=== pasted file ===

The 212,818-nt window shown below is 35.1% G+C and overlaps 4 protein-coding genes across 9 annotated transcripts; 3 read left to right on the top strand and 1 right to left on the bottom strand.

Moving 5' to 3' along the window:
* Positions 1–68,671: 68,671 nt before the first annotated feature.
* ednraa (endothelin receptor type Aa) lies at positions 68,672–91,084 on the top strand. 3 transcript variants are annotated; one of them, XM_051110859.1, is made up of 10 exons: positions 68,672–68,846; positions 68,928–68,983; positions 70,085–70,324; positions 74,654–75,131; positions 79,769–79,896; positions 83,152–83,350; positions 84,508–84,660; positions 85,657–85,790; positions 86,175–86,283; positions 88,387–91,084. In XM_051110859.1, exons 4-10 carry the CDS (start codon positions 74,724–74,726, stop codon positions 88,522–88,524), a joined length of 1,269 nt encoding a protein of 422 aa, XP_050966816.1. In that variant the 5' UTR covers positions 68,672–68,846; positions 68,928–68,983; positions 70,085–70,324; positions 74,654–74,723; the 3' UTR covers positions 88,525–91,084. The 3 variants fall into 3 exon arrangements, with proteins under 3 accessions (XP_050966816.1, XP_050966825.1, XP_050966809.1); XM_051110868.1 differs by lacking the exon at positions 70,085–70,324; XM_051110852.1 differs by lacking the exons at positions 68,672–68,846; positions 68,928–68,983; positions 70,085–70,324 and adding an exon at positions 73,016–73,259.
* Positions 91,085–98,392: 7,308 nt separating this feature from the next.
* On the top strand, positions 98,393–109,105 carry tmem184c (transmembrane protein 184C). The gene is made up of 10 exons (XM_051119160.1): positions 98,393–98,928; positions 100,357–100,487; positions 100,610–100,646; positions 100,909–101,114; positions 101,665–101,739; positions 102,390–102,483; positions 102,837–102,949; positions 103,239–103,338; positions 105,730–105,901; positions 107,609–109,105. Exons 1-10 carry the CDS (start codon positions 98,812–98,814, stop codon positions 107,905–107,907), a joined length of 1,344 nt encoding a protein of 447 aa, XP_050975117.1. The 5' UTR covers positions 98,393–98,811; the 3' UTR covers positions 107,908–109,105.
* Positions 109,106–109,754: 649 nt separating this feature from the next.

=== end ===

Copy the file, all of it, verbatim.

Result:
The 212,818-nt window shown below is 35.1% G+C and overlaps 4 protein-coding genes across 9 annotated transcripts; 3 read left to right on the top strand and 1 right to left on the bottom strand.

Moving 5' to 3' along the window:
* Positions 1–68,671: 68,671 nt before the first annotated feature.
* ednraa (endothelin receptor type Aa) lies at positions 68,672–91,084 on the top strand. 3 transcript variants are annotated; one of them, XM_051110859.1, is made up of 10 exons: positions 68,672–68,846; positions 68,928–68,983; positions 70,085–70,324; positions 74,654–75,131; positions 79,769–79,896; positions 83,152–83,350; positions 84,508–84,660; positions 85,657–85,790; positions 86,175–86,283; positions 88,387–91,084. In XM_051110859.1, exons 4-10 carry the CDS (start codon positions 74,724–74,726, stop codon positions 88,522–88,524), a joined length of 1,269 nt encoding a protein of 422 aa, XP_050966816.1. In that variant the 5' UTR covers positions 68,672–68,846; positions 68,928–68,983; positions 70,085–70,324; positions 74,654–74,723; the 3' UTR covers positions 88,525–91,084. The 3 variants fall into 3 exon arrangements, with proteins under 3 accessions (XP_050966816.1, XP_050966825.1, XP_050966809.1); XM_051110868.1 differs by lacking the exon at positions 70,085–70,324; XM_051110852.1 differs by lacking the exons at positions 68,672–68,846; positions 68,928–68,983; positions 70,085–70,324 and adding an exon at positions 73,016–73,259.
* Positions 91,085–98,392: 7,308 nt separating this feature from the next.
* On the top strand, positions 98,393–109,105 carry tmem184c (transmembrane protein 184C). The gene is made up of 10 exons (XM_051119160.1): positions 98,393–98,928; positions 100,357–100,487; positions 100,610–100,646; positions 100,909–101,114; positions 101,665–101,739; positions 102,390–102,483; positions 102,837–102,949; positions 103,239–103,338; positions 105,730–105,901; positions 107,609–109,105. Exons 1-10 carry the CDS (start codon positions 98,812–98,814, stop codon positions 107,905–107,907), a joined length of 1,344 nt encoding a protein of 447 aa, XP_050975117.1. The 5' UTR covers positions 98,393–98,811; the 3' UTR covers positions 107,908–109,105.
* Positions 109,106–109,754: 649 nt separating this feature from the next.